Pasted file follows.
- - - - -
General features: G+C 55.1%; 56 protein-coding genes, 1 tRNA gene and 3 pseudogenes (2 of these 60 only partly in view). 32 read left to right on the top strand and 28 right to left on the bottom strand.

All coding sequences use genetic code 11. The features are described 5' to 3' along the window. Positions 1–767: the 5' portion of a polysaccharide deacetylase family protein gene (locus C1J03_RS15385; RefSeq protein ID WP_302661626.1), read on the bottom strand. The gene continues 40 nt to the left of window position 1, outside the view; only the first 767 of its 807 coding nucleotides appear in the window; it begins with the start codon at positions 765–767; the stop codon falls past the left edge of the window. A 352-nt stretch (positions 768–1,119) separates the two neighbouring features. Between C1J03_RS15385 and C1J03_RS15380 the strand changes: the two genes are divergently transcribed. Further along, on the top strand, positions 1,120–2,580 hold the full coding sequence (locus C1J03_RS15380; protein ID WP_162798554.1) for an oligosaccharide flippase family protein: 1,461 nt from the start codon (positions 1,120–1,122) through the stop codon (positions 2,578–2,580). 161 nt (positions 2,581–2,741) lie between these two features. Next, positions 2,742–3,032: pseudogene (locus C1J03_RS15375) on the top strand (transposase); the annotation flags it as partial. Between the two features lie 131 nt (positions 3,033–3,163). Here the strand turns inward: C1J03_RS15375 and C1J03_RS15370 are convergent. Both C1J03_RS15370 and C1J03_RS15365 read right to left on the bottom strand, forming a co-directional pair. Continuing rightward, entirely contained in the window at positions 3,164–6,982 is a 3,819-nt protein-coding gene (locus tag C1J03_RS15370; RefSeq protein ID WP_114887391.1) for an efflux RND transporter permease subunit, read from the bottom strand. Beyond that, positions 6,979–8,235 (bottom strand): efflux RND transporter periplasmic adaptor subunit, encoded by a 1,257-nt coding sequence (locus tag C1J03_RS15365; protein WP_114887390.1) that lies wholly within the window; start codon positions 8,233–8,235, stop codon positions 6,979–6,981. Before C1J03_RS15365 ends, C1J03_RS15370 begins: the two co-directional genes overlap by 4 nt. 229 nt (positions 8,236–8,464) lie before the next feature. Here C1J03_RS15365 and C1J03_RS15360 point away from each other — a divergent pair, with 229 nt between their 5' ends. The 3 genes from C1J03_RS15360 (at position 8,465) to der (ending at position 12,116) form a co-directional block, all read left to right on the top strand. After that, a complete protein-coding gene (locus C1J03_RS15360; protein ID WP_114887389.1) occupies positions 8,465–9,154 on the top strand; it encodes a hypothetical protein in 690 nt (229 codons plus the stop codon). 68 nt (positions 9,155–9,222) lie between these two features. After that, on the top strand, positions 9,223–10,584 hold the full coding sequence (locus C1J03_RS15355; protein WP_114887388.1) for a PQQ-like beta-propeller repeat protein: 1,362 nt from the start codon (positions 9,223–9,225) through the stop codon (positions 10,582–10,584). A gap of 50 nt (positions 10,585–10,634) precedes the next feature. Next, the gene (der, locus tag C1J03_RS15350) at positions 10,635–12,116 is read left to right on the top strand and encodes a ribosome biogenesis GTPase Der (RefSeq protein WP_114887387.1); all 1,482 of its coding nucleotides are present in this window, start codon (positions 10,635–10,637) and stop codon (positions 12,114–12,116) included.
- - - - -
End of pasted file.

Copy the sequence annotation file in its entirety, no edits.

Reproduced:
General features: G+C 55.1%; 56 protein-coding genes, 1 tRNA gene and 3 pseudogenes (2 of these 60 only partly in view). 32 read left to right on the top strand and 28 right to left on the bottom strand.

All coding sequences use genetic code 11. The features are described 5' to 3' along the window. Positions 1–767: the 5' portion of a polysaccharide deacetylase family protein gene (locus C1J03_RS15385; RefSeq protein ID WP_302661626.1), read on the bottom strand. The gene continues 40 nt to the left of window position 1, outside the view; only the first 767 of its 807 coding nucleotides appear in the window; it begins with the start codon at positions 765–767; the stop codon falls past the left edge of the window. A 352-nt stretch (positions 768–1,119) separates the two neighbouring features. Between C1J03_RS15385 and C1J03_RS15380 the strand changes: the two genes are divergently transcribed. Further along, on the top strand, positions 1,120–2,580 hold the full coding sequence (locus C1J03_RS15380; protein ID WP_162798554.1) for an oligosaccharide flippase family protein: 1,461 nt from the start codon (positions 1,120–1,122) through the stop codon (positions 2,578–2,580). 161 nt (positions 2,581–2,741) lie between these two features. Next, positions 2,742–3,032: pseudogene (locus C1J03_RS15375) on the top strand (transposase); the annotation flags it as partial. Between the two features lie 131 nt (positions 3,033–3,163). Here the strand turns inward: C1J03_RS15375 and C1J03_RS15370 are convergent. Both C1J03_RS15370 and C1J03_RS15365 read right to left on the bottom strand, forming a co-directional pair. Continuing rightward, entirely contained in the window at positions 3,164–6,982 is a 3,819-nt protein-coding gene (locus tag C1J03_RS15370; RefSeq protein ID WP_114887391.1) for an efflux RND transporter permease subunit, read from the bottom strand. Beyond that, positions 6,979–8,235 (bottom strand): efflux RND transporter periplasmic adaptor subunit, encoded by a 1,257-nt coding sequence (locus tag C1J03_RS15365; protein WP_114887390.1) that lies wholly within the window; start codon positions 8,233–8,235, stop codon positions 6,979–6,981. Before C1J03_RS15365 ends, C1J03_RS15370 begins: the two co-directional genes overlap by 4 nt. 229 nt (positions 8,236–8,464) lie before the next feature. Here C1J03_RS15365 and C1J03_RS15360 point away from each other — a divergent pair, with 229 nt between their 5' ends. The 3 genes from C1J03_RS15360 (at position 8,465) to der (ending at position 12,116) form a co-directional block, all read left to right on the top strand. After that, a complete protein-coding gene (locus C1J03_RS15360; protein ID WP_114887389.1) occupies positions 8,465–9,154 on the top strand; it encodes a hypothetical protein in 690 nt (229 codons plus the stop codon). 68 nt (positions 9,155–9,222) lie between these two features. After that, on the top strand, positions 9,223–10,584 hold the full coding sequence (locus C1J03_RS15355; protein WP_114887388.1) for a PQQ-like beta-propeller repeat protein: 1,362 nt from the start codon (positions 9,223–9,225) through the stop codon (positions 10,582–10,584). A gap of 50 nt (positions 10,585–10,634) precedes the next feature. Next, the gene (der, locus tag C1J03_RS15350) at positions 10,635–12,116 is read left to right on the top strand and encodes a ribosome biogenesis GTPase Der (RefSeq protein WP_114887387.1); all 1,482 of its coding nucleotides are present in this window, start codon (positions 10,635–10,637) and stop codon (positions 12,114–12,116) included.